Institutional members access full text with Ovid®

Share this article on:

Methemoglobin Reductase Deficiency: Novel Mutation Is Associated With a Disease Phenotype of Intermediate Severity

Percy, Melanie J. PhD, FRCPath; Barnes, Chris MBBS, FRACP, FRCPA; Crighton, Gemma MD; Leventer, Richard J. MBBS, BMedSci, PhD, FRACP; Wynn, Robert MA, MD, MRCP, FRCPath; Lappin, Terence R. PhD, FRCPath

Journal of Pediatric Hematology/Oncology: August 2012 - Volume 34 - Issue 6 - p 457–460
doi: 10.1097/MPH.0b013e318257a492
Clinical and Laboratory Observations

Background: Cytochrome b5 reductase (CB5R) deficiency is a recessively inherited autosomal disorder that is either benign (type I) or associated with severe neurological problems (type II). Specific mutations in the CYB5R gene are not exclusive to each type.

Observation: Two cyanotic children with developmental delay but with slow progression were investigated for CB5R deficiency. A novel mutation, p.Arg58Pro, was independently detected in both cases.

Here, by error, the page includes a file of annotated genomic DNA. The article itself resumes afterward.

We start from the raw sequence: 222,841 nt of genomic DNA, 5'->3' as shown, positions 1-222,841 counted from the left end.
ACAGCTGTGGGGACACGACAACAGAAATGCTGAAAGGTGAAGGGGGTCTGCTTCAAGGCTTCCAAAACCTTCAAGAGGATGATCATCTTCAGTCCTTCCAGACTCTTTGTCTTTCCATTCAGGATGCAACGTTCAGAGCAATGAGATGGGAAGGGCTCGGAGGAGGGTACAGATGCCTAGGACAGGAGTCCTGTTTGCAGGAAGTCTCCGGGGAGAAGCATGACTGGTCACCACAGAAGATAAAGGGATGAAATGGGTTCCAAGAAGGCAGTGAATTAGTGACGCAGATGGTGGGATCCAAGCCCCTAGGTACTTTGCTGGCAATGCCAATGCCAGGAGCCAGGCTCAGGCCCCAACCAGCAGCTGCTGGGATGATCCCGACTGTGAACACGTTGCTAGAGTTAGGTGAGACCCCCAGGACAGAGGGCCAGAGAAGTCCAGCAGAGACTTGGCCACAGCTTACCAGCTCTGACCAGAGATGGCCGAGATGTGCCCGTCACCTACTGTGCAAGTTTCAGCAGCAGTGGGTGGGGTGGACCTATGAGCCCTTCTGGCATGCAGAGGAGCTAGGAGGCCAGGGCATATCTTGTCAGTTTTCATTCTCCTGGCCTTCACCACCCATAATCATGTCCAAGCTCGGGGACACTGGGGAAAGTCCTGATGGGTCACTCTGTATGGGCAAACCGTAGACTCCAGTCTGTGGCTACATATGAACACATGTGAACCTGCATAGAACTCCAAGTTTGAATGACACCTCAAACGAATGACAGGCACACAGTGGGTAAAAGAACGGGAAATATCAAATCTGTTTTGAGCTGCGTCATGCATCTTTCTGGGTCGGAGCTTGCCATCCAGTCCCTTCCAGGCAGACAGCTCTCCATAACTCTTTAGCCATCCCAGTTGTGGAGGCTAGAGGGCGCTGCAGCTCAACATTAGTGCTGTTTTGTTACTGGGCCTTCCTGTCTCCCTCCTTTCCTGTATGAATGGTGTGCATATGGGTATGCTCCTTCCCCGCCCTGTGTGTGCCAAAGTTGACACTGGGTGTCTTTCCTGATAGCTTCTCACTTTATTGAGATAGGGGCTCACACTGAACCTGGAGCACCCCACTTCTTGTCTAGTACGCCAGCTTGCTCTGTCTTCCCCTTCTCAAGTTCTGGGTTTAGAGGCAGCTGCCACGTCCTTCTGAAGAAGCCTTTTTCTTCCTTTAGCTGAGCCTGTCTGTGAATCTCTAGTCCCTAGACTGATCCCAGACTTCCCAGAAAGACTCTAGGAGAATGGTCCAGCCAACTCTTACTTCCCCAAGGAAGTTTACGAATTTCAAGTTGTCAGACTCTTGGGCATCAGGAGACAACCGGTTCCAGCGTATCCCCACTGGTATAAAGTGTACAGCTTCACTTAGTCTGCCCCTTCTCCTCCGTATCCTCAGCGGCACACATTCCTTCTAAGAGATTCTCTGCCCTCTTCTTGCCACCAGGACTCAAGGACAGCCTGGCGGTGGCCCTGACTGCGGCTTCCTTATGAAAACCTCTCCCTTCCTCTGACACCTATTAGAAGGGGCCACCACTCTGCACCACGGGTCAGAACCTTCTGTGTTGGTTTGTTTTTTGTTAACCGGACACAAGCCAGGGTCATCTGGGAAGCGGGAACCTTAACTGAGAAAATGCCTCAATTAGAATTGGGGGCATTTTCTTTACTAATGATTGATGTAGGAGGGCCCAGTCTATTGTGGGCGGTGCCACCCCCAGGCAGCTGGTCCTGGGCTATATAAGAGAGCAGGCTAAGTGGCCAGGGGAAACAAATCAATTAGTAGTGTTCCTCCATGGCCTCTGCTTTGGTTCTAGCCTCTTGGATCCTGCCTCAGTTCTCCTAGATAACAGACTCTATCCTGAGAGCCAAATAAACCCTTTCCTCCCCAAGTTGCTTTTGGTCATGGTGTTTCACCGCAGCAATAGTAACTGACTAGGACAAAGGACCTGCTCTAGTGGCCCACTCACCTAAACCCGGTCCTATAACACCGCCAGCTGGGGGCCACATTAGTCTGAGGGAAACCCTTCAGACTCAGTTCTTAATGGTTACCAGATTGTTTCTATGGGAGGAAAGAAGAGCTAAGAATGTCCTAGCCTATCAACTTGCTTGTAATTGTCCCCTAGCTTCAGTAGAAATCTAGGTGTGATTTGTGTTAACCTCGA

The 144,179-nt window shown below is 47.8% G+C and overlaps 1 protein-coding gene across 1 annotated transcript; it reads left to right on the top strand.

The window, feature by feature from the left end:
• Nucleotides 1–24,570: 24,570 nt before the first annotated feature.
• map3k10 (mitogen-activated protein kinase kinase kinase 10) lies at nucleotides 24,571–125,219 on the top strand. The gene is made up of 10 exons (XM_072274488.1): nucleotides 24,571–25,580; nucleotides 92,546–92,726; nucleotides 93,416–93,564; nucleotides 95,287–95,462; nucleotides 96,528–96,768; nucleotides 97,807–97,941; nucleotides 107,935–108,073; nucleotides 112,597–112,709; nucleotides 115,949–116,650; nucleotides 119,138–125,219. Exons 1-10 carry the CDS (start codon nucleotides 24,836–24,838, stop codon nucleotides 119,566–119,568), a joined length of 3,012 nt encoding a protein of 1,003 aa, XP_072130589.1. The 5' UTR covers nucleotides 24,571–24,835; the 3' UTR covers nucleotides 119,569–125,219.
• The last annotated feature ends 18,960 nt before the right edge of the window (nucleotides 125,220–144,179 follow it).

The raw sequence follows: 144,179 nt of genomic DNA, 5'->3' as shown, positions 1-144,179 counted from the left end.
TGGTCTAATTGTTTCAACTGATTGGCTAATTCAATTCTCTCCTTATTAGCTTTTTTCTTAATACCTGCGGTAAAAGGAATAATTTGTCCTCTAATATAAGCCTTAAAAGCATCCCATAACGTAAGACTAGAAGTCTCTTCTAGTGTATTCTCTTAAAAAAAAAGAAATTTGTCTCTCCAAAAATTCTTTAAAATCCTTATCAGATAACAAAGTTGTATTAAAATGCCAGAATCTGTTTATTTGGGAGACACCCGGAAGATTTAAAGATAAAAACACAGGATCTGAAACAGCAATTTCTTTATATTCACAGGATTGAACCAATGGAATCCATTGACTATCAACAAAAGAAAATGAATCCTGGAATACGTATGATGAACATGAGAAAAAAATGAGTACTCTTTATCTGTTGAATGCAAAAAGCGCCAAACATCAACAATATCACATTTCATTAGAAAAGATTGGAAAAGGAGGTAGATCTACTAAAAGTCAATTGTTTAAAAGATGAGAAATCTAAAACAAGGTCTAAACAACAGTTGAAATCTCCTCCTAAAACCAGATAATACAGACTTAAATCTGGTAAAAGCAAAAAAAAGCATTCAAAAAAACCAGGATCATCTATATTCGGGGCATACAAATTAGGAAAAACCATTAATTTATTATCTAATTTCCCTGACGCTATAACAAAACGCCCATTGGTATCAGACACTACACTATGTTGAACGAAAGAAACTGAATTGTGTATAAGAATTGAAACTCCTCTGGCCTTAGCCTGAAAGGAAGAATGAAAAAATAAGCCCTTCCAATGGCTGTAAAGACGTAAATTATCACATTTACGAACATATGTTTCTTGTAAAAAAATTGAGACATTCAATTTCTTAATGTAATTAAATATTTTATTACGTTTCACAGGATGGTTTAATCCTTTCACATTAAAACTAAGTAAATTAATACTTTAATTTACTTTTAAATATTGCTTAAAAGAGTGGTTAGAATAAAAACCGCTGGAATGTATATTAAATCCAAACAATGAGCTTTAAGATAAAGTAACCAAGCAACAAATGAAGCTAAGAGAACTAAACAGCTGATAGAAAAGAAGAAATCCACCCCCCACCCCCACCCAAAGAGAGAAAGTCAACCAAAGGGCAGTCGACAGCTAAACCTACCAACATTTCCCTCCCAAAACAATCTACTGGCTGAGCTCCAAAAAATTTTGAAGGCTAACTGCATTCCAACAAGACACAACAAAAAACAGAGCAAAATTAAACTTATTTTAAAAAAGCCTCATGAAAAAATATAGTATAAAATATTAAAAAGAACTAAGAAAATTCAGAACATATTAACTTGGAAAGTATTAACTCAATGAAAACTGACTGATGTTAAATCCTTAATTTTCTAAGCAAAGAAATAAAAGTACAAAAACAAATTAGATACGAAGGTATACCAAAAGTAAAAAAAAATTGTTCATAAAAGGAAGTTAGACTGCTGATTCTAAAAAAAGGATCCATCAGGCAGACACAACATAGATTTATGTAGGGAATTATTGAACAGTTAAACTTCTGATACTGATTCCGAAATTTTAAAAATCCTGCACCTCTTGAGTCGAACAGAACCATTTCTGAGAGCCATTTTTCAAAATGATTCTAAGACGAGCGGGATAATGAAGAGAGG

Conclusions: The clinical variability and severity of the disease reflect the combined effects of impaired function of the 2 mutant enzymes. As illustrated by these 2 cases, inheritance of p.Arg58Pro with either p.Gly76Ser or pLeu188del causes a clinical condition more severe than type I and less severe than the type II cases reported to date.

*Department of Haematology, Belfast City Hospital

Haematology Research Group, Centre for Cancer Research and Cell Biology, Queen’s University Belfast, Belfast, Northern Ireland

Department of Paediatric Haematology

Department of Neurology and Murdoch Children’s Research Institute, Royal Children’s Hospital, Melbourne, Vic., Australia

§Department of Paediatric Haematology, Royal Manchester Children’s Hospital, Manchester, UK

The authors declare no conflict of interest.

Reprints: Melanie J. Percy, PhD, FRCPath, Department of Haematology, Belfast City Hospital, Lisburn Road, Belfast BT9 7AB, Northern Ireland (e-mail:

Received July 22, 2011

Accepted March 27, 2012

Copyright © 2012 Wolters Kluwer Health, Inc. All rights reserved.